Former U.A. exec Steven Bach dies

Oversaw 'Heaven's Gate,' 'The Parallax View'

ARLINGTON, Vt. --  Former United Artists movie executive Steven Bach, who oversaw the 1980 debacle "Heaven's Gate" and later wrote a memoir about it, has died.

Bach, who spent the last decade teaching literature at Bennington College, died of lung cancer March 25 at his home in Arlington, agent Robert Lescher said Tuesday. He was 70.

Bach, a native of Pocatello, Idaho, studied at the Sorbonne and Northwestern University and taught American literature before moving to Los Angeles, where he worked in public relations, earned a doctorate in film at the University of Southern California and worked for a decade as a story editor.

In the 1970s, he was a partner in Pantheon Pictures and helped produce the thrillers "The Parallax View," which starred Warren Beatty as a reporter investigating a senator's assassination, and "The Taking of Pelham One Two Three," featuring Walter Matthau as a New York detective trying to save a hijacked subway car, before he moved to United Artists.

"Heaven's Gate," a western about land barons in 19th-century Wyoming, was supposed to be a $7.5 million feature by director Michael Cimino, but it evolved into a $36 million boondoggle. The box office bomb starred Kris Kristofferson, Christopher Walken and John Hurt.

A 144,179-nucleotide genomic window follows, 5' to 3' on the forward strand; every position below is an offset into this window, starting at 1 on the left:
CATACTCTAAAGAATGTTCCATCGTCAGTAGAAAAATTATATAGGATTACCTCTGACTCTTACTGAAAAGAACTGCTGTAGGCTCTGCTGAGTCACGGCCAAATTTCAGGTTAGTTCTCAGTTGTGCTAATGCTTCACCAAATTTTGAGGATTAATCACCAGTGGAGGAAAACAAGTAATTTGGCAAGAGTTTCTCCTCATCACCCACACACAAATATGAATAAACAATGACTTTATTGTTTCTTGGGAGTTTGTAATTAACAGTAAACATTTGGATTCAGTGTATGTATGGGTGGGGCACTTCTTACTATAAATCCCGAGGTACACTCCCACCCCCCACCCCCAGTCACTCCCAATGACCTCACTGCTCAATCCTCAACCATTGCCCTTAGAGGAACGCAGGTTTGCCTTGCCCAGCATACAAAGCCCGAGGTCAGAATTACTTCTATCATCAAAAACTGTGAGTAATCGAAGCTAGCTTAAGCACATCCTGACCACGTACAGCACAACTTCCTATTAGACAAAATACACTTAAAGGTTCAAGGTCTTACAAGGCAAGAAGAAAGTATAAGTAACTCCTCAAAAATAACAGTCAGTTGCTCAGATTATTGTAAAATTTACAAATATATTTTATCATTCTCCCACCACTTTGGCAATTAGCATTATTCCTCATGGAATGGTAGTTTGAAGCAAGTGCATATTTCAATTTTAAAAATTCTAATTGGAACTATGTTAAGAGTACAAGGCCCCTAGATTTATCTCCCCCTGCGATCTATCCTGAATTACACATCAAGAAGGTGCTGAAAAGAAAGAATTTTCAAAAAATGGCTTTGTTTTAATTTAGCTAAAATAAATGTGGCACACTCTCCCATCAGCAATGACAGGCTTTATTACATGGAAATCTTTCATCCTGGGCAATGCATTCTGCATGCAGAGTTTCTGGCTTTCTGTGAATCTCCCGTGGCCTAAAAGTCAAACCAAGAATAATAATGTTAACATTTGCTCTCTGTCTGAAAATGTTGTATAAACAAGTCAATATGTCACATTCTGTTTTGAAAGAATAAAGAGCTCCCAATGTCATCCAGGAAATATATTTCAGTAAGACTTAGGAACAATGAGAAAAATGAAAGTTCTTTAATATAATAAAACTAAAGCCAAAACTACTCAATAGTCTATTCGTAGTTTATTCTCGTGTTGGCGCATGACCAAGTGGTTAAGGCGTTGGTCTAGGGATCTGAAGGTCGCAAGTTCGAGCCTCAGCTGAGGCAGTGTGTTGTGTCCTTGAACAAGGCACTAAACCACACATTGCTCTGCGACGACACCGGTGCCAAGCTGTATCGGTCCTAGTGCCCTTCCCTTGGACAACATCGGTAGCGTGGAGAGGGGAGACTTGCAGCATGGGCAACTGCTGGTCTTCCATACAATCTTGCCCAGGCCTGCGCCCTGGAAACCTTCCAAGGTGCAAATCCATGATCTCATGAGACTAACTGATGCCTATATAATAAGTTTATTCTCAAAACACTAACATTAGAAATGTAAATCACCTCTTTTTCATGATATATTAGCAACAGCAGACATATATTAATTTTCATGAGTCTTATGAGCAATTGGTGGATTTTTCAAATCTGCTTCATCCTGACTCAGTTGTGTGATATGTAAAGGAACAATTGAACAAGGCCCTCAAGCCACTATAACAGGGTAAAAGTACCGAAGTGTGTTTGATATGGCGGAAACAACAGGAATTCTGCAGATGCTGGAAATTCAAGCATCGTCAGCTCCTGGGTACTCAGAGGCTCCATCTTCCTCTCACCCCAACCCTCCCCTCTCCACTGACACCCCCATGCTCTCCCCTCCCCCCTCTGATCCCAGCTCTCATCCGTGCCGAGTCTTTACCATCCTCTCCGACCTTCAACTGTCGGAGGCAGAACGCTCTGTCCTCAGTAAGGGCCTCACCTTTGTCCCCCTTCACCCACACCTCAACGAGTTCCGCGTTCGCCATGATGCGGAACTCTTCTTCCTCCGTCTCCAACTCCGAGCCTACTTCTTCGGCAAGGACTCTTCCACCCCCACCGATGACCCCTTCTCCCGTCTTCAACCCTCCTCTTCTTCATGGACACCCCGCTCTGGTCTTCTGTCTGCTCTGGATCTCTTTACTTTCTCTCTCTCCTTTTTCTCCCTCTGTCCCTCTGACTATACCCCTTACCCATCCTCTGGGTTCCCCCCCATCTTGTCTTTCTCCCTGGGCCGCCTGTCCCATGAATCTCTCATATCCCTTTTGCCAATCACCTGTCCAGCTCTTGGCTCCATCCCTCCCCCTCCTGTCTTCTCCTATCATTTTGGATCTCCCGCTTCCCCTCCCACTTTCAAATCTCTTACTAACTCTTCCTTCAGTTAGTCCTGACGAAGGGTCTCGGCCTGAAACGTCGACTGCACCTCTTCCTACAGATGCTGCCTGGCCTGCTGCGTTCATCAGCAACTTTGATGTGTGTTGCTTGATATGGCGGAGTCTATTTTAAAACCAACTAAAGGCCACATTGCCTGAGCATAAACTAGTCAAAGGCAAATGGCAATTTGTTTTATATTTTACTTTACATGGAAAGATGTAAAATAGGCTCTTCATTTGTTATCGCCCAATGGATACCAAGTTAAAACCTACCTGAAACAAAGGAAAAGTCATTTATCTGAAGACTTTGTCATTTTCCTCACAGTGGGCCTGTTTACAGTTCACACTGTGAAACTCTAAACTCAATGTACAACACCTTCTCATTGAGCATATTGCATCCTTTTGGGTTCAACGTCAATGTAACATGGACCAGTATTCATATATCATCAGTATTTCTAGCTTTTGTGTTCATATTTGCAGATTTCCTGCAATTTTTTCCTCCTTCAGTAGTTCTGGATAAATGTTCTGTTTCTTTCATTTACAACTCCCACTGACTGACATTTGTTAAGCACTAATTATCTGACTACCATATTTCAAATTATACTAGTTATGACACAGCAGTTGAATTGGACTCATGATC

United Artists fired Bach after it, and in 1985 he told his side of the story in a memoir entitled "Final Cut: Dreams and Disaster in the Making of 'Heaven's Gate."'

Among Bach's other books were "Marlene Dietrich: Life and Legend" and "Leni: The Life and Work of Leni Riefenstahl."

At Bennington College, a memorial celebration is planned, but details weren't complete Tuesday.

Bennington President Elizabeth Coleman remembered Bach as a "writer, teacher, filmmaker, raconteur, friend."

"He became a beloved presence in this community almost immediately upon coming to Bennington," Coleman said in a statement posted on the college's Web site. "The range of his life from Hollywood studio head to writer and teacher was particularly expressive of the values of this college. And we will miss him sorely."

Bach is survived by his companion, Werner Roehr.